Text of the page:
“Co-operation” and the Wilderness

A Pastoral Letter from Bishop Greg Rickel, based on the Old Testament Lesson for 3 Lent

1From the wilderness of Sin the whole congregation of the Israelites journeyed by stages, as the Lord commanded. They camped at Rephidim, but there was no water for the people to drink. 2The people quarreled with Moses, and said, “Give us water to drink.” Moses said to them, “Why do you quarrel with me? Why do you test the Lord?” 3But the people thirsted there for water; and the people complained against Moses and said, “Why did you bring us out of Egypt, to kill us and our children and livestock with thirst?” 4So Moses cried out to the Lord, “What shall I do with this people? They are almost ready to stone me.” 5The Lord said to Moses, “Go on ahead of the people, and take some of the elders of Israel with you; take in your hand the staff with which you struck the Nile, and go. 6I will be standing there in front of you on the rock at Horeb. Strike the rock, and water will come out of it, so that the people may drink.” Moses did so, in the sight of the elders of Israel. 7He called the place Massah and Meribah, because the Israelites quarreled and tested the Lord, saying, “Is the Lord among us or not?”                       [Exodus 17:1-7]

Scripture quotations are from the New Revised Standard Version Bible, copyright 1989, Division of Christian Education of the National Council of the Churches of Christ in the United States of America. Used by permission. All rights reserved.

This Sunday is the Third Sunday in Lent. Just a few weeks ago, as this Lent began, none of us could have expected or foreseen the lives we would be living today. One could only look back at my Lenten video to know how oblivious we were to what our actual Lenten journey would be. It is completely out of date.

In the passage from Exodus assigned for this coming Sunday, the journey of the Israelites through the wilderness was much the same. They set out not knowing what to expect, and on the way, they came upon many challenges. In this one today, it was thirst. They had no water. They, like many groups of people, began to complain, asking Moses why he brought them out to this desolate place, what did he plan to do about it, and as so many do in times such as these, forgetting they had agreed to “follow” in the first place. As John F. Kennedy once said, “Success has a thousand fathers, but defeat is an orphan.”

The truth of this story, on this day, in this time we find ourselves in, is to know again, that “wilderness” is often not a place, but instead a state of mind. In the midst of all we know as usual and normal and safe, we often can, and are, still in the “wilderness.” That is where we find ourselves now. And one of the greatest challenges in this time, of separation and isolation, is staying connected, and continuing to travel together. It was the Israelites’ challenge too.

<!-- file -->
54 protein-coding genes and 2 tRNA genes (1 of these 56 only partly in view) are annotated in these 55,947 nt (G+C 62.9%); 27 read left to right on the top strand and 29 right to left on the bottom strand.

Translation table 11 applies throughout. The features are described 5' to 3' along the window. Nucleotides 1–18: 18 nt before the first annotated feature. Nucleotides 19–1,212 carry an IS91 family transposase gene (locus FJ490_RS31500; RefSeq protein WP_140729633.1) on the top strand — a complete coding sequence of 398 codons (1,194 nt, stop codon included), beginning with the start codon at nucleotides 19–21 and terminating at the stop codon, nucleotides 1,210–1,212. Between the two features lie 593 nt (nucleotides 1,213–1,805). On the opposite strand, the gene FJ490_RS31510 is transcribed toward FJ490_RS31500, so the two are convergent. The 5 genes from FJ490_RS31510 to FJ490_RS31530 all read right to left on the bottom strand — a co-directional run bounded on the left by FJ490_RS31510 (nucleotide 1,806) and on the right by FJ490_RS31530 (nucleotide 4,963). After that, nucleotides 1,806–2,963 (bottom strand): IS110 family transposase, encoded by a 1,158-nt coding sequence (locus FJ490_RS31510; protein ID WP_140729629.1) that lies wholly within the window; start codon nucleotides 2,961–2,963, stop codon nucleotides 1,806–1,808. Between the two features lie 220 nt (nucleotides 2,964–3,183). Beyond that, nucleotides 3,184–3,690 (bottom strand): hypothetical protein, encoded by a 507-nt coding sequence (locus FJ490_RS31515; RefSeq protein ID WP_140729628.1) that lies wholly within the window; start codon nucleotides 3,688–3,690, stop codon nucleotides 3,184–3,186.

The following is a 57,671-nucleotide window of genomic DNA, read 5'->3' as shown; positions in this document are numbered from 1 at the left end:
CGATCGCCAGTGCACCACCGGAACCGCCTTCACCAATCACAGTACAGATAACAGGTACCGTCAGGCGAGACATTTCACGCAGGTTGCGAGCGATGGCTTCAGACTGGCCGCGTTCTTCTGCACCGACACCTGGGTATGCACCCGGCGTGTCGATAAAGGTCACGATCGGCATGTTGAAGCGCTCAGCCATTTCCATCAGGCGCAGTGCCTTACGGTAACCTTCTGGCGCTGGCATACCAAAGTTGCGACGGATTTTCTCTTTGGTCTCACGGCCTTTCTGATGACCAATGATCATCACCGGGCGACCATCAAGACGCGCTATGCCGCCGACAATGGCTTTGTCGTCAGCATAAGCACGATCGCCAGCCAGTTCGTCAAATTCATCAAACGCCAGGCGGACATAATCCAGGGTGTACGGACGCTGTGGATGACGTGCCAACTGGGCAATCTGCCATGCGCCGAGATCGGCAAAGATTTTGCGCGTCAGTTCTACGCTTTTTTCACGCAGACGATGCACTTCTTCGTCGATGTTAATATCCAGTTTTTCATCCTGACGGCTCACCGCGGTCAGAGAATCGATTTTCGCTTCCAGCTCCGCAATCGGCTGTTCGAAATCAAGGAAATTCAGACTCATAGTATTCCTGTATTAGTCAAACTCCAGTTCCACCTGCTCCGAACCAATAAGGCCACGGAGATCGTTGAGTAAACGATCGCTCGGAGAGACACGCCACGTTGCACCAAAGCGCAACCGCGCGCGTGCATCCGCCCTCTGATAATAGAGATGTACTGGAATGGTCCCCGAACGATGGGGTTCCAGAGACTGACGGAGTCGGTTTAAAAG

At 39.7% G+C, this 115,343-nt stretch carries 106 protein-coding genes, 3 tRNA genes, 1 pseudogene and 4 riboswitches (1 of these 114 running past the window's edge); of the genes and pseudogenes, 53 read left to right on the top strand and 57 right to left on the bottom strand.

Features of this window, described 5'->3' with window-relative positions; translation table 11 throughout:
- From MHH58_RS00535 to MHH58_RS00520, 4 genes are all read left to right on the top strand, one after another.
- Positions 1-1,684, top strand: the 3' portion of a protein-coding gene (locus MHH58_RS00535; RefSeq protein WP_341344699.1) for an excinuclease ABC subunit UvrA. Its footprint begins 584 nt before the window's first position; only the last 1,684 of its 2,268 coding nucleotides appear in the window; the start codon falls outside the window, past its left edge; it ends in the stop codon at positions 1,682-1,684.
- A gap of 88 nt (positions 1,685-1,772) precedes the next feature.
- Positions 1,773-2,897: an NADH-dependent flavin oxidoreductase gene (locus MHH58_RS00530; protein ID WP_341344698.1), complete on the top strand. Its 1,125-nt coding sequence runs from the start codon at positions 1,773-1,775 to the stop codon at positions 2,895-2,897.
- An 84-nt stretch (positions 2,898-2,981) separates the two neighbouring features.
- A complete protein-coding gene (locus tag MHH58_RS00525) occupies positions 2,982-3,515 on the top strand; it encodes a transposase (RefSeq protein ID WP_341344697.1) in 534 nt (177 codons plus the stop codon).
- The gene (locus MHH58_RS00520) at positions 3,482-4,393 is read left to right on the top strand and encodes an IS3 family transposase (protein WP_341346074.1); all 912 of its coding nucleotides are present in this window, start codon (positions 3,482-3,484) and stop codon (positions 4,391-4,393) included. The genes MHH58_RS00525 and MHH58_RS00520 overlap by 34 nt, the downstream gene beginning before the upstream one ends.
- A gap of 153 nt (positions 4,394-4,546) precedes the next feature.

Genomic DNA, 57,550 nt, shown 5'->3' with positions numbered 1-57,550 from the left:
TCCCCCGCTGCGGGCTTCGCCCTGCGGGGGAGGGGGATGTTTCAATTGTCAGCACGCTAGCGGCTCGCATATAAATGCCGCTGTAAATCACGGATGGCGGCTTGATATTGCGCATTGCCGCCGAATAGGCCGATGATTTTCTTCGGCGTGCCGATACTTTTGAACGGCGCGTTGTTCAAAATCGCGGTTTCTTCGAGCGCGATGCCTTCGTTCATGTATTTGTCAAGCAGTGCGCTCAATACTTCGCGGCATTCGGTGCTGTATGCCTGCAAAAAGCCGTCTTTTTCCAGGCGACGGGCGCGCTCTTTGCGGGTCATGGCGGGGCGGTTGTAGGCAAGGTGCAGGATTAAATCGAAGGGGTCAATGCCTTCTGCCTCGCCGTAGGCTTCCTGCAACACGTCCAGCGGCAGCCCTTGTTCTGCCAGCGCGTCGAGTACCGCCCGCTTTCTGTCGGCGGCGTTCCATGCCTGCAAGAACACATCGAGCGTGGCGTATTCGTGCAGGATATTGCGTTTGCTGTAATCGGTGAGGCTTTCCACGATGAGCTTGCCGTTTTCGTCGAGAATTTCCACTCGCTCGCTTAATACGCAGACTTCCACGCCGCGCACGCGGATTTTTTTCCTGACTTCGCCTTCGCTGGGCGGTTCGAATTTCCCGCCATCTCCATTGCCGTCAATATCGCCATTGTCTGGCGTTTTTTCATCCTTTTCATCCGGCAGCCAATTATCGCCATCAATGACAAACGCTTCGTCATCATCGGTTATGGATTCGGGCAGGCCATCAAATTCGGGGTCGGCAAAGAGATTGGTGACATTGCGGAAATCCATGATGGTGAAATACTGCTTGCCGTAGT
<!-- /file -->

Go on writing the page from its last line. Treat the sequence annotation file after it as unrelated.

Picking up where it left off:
I would urge you to read this passage and see how THEY worked this out. God could have produced water out of thin air, essentially solved the problem immediately, and that is often how this passage is preached, or even heard by listeners. We jump to the miracle of water being found but forget all that it took for that to happen. So, I urge you to look at how this happens in this story. God does not produce water out of thin air. God, instead, is in relationship with the people, and specifically with Moses, and asks some things of Moses. In turn, Moses is in relationship with God. God leads Moses but does not solve the problem for him or for the people.

In the midst of our current “wilderness,” we too have to think, live, and act relationally, while physically being apart. This is our Lenten journey now, a real one, where we are going to have to give up some of our precious routines, things we love, like the common cup, like coming together closely for worship, and now even gathering at all. We are being called to “co-operate” with God.

In my reading of the commentary on this passage, the commentator Terrence Fretheim wrote these words: “God is the creator and has made the world of nature in such a way that it has positive capacities. Human beings need to be alert to the potential resources within creation for resolving creational issues.” 1

God did not create water out of thin air, but instead led Moses to water, in the rocks, where it resides. He showed Moses the part of creation where this thirst could be quenched.